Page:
Which Type: Criminal or Civil?
Last Updated: 12/01/23

Key Concepts

  • There are two types of contempt -- criminal and civil -- and the grounds, legal processes, and available sanctions for each type are different.
  • Criminal contempt is punitive in nature, intended as a sanction for a past act showing willful disrespect or disobedience to the court.
  • Civil contempt is remedial in nature, intended to enforce compliance with an ongoing court order.

Determining whether an action for contempt is criminal or civil depends primarily on whether the remedy or sanction being imposed is designed to be punitive or coercive. For a more detailed discussion of the distinctions between civil and criminal contempt, see Bishop v. Bishop, 90 N.C. App. 499 (1988)State v. Mauney, 106 N.C. App. 26 (1992); Hicks v. Feiock, 485 U.S. 624 (1988), but the key differences are briefly summarized below.

Criminal:  If a contempt action is brought as a form of punishment for a past act that shows disrespect to the court or challenges the court’s authority, such as disobeying a court order or vocally disrupting a court proceeding, the action is for criminal contempt and G.S. 5A-11 through 17 apply.

Civil:  If the purpose of a contempt action is to force compliance with an ongoing court order, the action is for civil contempt and G.S. 5A-21 through 25 apply. See O’Briant v. O’Briant, 313 N.C. 432 (1985) and G.S. 5A-21, Official Commentary



Criminal Contempt


Civil Contempt



To punish.       

To force compliance with a court order



Committing one of the willful acts specified in G.S. 5A-11(a).

Willful failure to comply with a court order if the person is able to comply or to take reasonable measures that would enable the person to comply. G.S. 5A-21(a).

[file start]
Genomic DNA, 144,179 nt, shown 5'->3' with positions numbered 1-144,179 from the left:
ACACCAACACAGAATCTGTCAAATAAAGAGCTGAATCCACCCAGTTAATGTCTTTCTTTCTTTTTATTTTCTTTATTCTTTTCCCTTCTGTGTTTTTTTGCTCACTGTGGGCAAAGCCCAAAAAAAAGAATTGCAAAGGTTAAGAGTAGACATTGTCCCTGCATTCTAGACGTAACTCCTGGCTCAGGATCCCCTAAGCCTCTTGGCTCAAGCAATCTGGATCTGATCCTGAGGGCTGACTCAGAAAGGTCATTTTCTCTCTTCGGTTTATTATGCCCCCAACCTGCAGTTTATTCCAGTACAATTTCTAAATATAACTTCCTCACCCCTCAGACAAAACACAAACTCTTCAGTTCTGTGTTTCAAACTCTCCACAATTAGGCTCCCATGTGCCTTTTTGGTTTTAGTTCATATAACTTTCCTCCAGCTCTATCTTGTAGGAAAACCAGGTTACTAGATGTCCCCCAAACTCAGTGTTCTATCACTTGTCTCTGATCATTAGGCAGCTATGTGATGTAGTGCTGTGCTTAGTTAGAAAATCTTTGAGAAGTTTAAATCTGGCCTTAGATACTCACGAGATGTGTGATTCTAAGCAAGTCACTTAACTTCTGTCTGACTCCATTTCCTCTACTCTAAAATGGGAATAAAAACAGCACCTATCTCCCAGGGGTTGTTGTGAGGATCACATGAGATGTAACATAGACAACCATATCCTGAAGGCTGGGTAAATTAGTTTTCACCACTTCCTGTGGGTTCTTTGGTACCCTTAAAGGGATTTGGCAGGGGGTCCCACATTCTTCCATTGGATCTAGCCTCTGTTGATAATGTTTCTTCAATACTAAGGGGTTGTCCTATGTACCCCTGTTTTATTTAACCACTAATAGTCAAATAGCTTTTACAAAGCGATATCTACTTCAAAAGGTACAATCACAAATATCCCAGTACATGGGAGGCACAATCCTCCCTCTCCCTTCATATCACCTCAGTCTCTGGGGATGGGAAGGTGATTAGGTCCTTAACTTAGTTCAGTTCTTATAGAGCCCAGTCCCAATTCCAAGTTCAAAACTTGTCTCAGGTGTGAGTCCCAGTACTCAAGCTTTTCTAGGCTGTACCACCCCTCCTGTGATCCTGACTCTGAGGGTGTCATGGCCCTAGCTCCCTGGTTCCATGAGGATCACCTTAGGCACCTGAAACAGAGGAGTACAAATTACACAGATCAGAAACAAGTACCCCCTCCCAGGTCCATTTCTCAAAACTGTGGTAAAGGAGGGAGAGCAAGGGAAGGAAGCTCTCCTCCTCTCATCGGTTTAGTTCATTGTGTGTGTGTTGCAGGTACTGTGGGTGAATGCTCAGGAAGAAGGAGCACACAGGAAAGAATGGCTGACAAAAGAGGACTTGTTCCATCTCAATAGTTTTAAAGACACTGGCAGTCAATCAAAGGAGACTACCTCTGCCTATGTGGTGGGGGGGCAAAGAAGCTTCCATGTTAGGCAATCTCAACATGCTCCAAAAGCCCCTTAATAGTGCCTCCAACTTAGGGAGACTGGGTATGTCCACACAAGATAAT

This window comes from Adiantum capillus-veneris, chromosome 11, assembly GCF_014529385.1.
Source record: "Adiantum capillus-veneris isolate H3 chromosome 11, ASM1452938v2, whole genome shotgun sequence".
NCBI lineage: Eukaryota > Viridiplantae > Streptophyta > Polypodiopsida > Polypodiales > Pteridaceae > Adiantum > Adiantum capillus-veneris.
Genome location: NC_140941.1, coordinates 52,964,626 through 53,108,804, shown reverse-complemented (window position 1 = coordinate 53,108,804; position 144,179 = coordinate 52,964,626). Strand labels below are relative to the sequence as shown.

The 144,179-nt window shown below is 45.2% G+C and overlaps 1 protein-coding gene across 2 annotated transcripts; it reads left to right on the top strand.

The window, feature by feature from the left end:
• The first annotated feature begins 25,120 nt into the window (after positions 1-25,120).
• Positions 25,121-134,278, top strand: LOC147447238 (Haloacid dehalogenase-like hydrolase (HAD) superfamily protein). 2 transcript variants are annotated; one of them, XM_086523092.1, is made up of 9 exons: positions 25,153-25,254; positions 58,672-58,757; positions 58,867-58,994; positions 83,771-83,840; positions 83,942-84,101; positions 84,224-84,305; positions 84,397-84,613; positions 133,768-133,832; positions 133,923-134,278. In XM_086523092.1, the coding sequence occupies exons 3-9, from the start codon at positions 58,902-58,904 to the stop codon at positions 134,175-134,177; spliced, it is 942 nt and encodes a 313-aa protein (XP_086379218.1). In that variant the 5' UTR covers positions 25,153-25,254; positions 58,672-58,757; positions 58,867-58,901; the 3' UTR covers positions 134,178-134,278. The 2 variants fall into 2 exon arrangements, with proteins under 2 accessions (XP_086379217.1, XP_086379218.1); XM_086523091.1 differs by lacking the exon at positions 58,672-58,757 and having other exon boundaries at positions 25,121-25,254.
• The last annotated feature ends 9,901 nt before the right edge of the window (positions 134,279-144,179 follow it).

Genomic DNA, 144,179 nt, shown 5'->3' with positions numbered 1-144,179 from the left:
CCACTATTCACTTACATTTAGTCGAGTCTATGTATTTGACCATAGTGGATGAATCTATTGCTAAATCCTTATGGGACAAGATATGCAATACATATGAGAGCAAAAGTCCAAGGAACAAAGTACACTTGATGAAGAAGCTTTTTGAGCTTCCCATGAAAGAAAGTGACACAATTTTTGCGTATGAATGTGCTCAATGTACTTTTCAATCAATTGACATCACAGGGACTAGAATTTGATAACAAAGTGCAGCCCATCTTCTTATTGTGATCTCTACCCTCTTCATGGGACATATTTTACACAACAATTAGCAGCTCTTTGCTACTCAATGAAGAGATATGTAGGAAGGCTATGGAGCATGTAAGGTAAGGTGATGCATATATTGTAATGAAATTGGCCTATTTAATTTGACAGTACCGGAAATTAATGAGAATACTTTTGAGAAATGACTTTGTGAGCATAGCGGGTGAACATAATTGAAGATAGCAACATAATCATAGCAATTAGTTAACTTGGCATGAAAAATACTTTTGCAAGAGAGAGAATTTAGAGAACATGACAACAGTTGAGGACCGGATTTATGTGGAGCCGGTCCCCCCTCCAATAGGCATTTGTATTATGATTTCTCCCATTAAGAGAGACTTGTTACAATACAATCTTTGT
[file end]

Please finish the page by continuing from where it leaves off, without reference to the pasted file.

Plenary proceeding, G.S. 5A-14, or summary proceeding, G.S. 5A-15.

Plenary proceeding, G.S. 5A-23.


Order and Findings:

A finding of criminal contempt must be based on evidence that supports findings of fact beyond a reasonable doubt. G.S. 5A-14(b); G.S. 5A-15(f).

The order finding the person in civil contempt must specify the actions that the person must take to “purge” himself or herself of the contempt. G.S. 5A-23(e).


Censure, 30 days imprisonment, fine up to $500. Judge may reduce the sentence at any time based on the defendant’s actions and ends of justice; G.S. 5A-12(c).

If civil contempt is for failure to pay child support or failure to comply with court order to perform an act not requiring payment of monetary judgment, imprisonment for as long as civil contempt continues. Otherwise, 90 days’ imprisonment with additional 90-day periods up to maximum of 12 months. Defendant must be released if/when civil contempt ceases.



G.S. 5A-17; G.S. 15A-1431.

Appeal of criminal contempt finding in district court goes to superior court. Michael v. Michael, 77 N.C. App. 841 (1985).

G.S. 5A-24;G.S. 1-268 et seq.

Appeal of civil contempt finding in district court goes to Court of Appeals. State v. Mauney, 106 N.C. App. 26 (1992).



Although a person can be subject to a single hearing in which a judge may consider whether to find the person in civil or criminal contempt, a person found in criminal contempt may not also be found in civil contempt for the same conduct, and a person found in civil contempt may not also be found in criminal contempt for the same conduct. See G.S. 5A-23(g); G.S. 5A-12(d); G.S. 5A-21(c).